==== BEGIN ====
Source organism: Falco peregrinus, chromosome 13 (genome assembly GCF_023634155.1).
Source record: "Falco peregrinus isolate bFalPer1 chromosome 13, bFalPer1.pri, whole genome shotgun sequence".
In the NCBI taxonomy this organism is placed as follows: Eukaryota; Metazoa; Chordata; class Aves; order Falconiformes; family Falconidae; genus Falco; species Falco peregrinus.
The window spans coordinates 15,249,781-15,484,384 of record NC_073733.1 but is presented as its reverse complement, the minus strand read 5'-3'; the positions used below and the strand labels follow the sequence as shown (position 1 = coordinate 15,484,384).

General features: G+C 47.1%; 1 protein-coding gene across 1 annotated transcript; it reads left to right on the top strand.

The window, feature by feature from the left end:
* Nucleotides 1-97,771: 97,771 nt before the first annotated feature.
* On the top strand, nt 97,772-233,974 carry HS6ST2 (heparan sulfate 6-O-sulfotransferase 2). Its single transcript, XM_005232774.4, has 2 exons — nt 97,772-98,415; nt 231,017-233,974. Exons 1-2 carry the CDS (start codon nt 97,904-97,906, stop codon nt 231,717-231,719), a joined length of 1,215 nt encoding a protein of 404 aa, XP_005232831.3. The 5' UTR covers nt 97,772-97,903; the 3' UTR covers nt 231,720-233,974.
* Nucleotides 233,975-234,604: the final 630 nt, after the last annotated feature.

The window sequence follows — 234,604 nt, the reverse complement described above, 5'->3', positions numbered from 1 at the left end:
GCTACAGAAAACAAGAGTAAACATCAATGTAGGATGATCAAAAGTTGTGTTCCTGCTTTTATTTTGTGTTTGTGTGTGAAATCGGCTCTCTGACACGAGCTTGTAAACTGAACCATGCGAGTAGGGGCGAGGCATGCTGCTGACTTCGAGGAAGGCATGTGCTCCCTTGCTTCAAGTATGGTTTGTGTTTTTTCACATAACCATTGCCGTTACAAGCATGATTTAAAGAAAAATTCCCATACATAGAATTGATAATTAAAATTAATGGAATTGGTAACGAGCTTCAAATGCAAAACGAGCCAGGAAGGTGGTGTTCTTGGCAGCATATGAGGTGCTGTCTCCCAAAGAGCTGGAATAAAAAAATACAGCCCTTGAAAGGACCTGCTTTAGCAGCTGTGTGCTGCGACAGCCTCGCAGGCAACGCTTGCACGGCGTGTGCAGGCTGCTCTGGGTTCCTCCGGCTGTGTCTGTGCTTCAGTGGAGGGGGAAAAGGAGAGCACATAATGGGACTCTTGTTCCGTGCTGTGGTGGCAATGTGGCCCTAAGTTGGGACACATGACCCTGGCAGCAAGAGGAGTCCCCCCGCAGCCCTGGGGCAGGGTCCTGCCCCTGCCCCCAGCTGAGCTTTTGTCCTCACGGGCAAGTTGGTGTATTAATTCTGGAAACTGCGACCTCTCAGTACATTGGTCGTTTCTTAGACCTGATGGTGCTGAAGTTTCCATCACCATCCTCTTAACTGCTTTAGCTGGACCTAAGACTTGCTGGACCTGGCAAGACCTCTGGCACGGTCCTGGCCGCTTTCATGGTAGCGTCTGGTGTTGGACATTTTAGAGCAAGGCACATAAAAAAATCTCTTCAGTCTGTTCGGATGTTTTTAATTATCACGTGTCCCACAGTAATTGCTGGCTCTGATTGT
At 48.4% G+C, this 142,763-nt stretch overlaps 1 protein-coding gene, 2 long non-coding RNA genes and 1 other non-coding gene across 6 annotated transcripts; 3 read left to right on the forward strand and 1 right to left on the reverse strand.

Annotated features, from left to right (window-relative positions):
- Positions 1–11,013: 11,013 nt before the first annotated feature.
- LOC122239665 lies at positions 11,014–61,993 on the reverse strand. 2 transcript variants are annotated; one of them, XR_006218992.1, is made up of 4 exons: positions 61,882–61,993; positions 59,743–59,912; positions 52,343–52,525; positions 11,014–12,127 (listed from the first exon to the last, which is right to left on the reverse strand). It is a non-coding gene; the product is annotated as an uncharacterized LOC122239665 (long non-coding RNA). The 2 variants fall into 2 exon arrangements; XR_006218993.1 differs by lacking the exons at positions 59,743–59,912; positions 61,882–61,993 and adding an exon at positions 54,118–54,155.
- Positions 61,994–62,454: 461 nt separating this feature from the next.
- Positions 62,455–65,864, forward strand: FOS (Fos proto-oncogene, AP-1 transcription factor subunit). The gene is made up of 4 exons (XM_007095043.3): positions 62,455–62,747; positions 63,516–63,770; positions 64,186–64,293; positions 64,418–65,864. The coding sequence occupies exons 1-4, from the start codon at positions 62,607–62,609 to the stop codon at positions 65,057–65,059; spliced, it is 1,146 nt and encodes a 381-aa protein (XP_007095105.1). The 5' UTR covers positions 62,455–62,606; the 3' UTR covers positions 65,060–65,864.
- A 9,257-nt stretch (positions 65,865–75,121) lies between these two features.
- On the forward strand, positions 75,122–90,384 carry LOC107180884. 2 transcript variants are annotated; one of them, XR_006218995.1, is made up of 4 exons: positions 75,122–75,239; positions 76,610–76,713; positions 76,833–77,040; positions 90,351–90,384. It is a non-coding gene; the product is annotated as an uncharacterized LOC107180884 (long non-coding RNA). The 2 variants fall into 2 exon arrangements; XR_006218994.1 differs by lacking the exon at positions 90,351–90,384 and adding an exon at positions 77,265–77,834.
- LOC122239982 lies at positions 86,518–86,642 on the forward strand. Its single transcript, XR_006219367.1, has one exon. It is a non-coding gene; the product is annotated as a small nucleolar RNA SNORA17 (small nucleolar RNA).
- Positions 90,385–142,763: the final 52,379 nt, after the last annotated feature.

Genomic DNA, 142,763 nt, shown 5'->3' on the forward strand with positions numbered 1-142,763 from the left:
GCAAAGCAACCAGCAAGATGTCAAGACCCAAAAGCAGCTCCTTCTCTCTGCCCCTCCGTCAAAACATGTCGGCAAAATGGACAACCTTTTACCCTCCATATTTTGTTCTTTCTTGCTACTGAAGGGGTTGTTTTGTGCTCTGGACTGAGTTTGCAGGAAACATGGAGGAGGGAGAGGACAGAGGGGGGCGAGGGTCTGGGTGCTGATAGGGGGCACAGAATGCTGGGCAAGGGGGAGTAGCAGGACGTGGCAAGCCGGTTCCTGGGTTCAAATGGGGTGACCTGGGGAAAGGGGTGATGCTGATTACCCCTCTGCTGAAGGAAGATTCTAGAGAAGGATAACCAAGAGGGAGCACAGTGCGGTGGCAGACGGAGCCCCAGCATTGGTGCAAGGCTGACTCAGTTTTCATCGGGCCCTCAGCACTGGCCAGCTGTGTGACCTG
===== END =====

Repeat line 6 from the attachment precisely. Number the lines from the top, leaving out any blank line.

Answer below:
The window, feature by feature from the left end: